Collapsed house after Austin Halloween Flood

A condemned houses in the aftermath of the Austin, Texas Halloween 2013 flood.

In the early hours of Halloween 2013, Austin, Texas suffered from a record-breaking flood. Some 1,100 homes were affected by the floods with hundreds of those seriously. Flood response was dangerously delayed by a faulty flood gauge and improper human monitoring of the rapidly rising Onion Creek. Because of the city’s seemingly laissez-faire attitude toward the residents of the floodplain, many remained asleep as water began to pour into their homes:

Onion Creek was transformed into a raging river last Thursday. The Halloween flood set a new record for high water levels in the creek. More than 1,000 homes were damaged and five people died.

At a town hall meeting in the Dove Springs area Tuesday night homeowners had a lot of questions, and one comment caused concern.

‘We relied too much, me, on technology and gauges that were not working properly,’ said Police Chief Art Acevedo.

Flood survivor Norma Jeanne Maloney took to Facebook to tell how she and her partner Dawna Fisher were awakened by rising waters:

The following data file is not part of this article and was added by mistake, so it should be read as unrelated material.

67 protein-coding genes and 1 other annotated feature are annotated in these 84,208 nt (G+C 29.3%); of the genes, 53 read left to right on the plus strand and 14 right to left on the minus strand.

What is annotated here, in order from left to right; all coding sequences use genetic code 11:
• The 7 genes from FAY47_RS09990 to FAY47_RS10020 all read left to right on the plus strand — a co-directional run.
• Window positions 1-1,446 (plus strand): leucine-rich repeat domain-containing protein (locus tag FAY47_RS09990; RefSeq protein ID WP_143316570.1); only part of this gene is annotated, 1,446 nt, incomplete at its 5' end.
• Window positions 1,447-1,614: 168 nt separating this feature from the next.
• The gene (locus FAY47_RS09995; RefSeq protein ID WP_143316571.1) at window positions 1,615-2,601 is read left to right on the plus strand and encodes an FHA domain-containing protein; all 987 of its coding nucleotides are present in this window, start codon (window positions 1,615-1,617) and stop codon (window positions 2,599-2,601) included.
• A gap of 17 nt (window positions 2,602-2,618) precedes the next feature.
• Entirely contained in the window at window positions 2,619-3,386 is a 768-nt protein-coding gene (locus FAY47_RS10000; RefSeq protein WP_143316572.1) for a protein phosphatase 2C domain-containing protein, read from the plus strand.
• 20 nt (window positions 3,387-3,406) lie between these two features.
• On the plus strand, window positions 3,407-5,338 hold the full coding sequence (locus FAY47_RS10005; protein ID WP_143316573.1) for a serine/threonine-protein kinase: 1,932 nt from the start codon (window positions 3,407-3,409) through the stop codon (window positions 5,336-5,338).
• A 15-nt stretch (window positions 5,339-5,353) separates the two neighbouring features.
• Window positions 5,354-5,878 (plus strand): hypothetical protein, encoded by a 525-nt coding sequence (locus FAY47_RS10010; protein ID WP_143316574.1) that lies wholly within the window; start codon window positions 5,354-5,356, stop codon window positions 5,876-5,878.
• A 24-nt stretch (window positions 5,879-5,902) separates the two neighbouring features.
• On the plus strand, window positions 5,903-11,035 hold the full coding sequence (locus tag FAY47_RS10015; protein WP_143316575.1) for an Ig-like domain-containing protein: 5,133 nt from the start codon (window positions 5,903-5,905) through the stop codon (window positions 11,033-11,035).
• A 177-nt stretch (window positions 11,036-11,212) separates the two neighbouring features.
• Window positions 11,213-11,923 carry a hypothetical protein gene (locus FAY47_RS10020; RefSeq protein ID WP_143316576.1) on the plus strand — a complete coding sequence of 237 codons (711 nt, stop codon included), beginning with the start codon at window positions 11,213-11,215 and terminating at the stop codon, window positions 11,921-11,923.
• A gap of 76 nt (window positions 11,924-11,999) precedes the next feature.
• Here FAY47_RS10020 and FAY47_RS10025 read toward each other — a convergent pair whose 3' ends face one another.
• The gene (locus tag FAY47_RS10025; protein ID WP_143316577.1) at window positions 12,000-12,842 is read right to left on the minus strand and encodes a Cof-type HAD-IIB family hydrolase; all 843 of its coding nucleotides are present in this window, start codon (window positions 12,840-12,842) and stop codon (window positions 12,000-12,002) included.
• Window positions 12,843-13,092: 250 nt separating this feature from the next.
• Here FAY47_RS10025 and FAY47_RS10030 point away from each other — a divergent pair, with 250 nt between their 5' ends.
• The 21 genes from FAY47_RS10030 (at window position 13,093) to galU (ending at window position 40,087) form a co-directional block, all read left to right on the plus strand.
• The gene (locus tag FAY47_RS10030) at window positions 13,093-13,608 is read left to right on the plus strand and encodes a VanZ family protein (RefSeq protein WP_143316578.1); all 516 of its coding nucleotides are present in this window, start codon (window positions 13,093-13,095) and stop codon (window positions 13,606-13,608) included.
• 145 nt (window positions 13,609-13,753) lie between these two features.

Dawna Fisher woke me up to tell me we had a problem. Half asleep I said ‘Say again, what kind of problem?’ ‘We have some water outside and it looks pretty high.’ I went to our front window to see a raging body of water about 3 feet high. I said ‘We need to wake up the kids we are in serious trouble.’ I woke up Ruby and she woke up Texie. I went back into our bedroom where the water had already begun to seep up into our floors, I heard my cat Pickup howling, yes cats howl, under the bed. I managed to grab him and while he clawed me to pieces ( and he has never ever hurt anyone ) I said to him, go right ahead pal, I’m not letting you go. Texie and I shoved him in a bag and zipped it up. …

We all had gathered in the living room wondering if anyone on earth knew what was happening and how we were going to get out. We saw someone trying to escape in their car, it flipped on its side and was washed away. I heard voices and saw a boat in the street and my immediate response was to open the front door to swim to the boat to get help for my family. Do not try this at home, it lets more water in. We began flicking our porch light on and off and were seen. A beautiful tall firefighter walked through the raging water and made it to our window and asked how many lives we had in our home including pets …